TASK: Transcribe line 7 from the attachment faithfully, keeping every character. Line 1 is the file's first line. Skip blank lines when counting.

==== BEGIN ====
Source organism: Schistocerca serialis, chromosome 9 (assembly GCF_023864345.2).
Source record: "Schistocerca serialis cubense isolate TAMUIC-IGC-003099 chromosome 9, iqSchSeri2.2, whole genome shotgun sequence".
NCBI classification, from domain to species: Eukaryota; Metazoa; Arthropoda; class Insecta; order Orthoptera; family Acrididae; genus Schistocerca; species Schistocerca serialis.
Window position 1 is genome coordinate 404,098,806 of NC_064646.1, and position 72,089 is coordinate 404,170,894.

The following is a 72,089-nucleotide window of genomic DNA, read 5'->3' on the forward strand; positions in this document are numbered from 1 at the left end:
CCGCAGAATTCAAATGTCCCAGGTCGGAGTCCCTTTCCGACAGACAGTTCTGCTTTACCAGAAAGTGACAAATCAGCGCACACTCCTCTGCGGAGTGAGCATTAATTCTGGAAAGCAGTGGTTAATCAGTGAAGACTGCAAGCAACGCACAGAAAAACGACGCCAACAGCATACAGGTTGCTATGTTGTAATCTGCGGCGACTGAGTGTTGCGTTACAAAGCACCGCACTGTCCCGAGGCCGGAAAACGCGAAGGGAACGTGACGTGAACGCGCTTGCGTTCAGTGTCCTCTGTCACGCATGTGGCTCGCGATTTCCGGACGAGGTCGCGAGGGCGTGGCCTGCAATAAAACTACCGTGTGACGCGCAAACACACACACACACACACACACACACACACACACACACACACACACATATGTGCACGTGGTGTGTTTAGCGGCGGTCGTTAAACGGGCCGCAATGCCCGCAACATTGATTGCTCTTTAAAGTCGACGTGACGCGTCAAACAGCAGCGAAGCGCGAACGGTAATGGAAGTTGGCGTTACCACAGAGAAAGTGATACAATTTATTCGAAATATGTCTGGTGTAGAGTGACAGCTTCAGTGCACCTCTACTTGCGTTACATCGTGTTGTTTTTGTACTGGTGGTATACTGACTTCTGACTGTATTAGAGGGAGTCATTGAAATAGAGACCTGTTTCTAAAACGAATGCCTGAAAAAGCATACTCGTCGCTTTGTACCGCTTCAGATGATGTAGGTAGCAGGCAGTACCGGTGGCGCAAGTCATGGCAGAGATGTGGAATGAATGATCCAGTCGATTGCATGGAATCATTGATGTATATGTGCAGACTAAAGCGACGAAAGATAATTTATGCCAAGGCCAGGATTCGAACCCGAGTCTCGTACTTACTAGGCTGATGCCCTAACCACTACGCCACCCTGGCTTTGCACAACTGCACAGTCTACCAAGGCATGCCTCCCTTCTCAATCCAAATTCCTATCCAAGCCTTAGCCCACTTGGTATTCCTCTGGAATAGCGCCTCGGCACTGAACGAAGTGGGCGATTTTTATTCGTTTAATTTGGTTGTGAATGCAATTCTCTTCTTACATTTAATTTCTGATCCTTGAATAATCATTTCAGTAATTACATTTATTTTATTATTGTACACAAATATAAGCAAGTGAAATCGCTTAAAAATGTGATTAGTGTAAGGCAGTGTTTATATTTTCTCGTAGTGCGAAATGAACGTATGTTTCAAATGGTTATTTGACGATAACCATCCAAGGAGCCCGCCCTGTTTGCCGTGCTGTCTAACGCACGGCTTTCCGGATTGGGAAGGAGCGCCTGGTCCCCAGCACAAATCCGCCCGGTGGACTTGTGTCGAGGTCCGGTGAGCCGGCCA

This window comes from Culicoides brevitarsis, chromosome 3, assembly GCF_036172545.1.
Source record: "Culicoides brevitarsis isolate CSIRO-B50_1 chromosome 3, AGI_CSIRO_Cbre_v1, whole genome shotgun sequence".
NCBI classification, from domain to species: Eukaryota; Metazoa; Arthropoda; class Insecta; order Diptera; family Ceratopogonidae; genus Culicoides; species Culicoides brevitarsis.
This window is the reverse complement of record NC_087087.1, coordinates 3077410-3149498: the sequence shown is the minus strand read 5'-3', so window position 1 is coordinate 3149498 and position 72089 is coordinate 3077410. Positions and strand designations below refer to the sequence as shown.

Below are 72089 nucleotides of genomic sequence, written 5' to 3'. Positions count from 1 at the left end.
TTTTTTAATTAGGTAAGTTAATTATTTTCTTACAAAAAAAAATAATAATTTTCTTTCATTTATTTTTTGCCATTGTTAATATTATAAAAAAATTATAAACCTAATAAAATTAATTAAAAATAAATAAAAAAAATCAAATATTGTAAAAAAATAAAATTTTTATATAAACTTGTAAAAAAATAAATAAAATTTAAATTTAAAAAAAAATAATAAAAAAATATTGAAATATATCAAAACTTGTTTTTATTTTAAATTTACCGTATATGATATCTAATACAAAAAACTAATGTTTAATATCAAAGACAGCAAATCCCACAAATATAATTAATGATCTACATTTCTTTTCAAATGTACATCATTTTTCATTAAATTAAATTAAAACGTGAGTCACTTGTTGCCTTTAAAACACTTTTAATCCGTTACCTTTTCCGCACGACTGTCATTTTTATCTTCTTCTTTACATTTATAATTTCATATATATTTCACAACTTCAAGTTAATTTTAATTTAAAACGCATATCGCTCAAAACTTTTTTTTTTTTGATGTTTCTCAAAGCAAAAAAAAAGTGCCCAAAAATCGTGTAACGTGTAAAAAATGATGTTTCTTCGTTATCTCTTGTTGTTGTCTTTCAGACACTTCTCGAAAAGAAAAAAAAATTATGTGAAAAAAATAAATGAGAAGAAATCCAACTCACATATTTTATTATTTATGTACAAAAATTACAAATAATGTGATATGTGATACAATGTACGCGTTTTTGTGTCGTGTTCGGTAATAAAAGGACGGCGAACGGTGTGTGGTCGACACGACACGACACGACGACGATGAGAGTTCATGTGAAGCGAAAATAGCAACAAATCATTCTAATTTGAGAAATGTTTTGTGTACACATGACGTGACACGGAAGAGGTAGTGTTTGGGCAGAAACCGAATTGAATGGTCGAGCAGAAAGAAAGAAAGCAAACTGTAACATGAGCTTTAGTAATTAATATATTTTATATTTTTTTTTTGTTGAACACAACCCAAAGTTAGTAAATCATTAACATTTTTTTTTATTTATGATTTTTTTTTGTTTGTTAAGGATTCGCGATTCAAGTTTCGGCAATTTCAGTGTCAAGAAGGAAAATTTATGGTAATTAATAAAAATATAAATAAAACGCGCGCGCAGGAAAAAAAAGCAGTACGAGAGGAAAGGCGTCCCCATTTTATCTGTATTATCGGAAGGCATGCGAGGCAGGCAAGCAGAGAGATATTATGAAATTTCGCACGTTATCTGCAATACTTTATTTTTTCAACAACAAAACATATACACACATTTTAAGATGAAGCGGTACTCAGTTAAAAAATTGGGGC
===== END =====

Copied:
This window comes from Culicoides brevitarsis, chromosome 3, assembly GCF_036172545.1.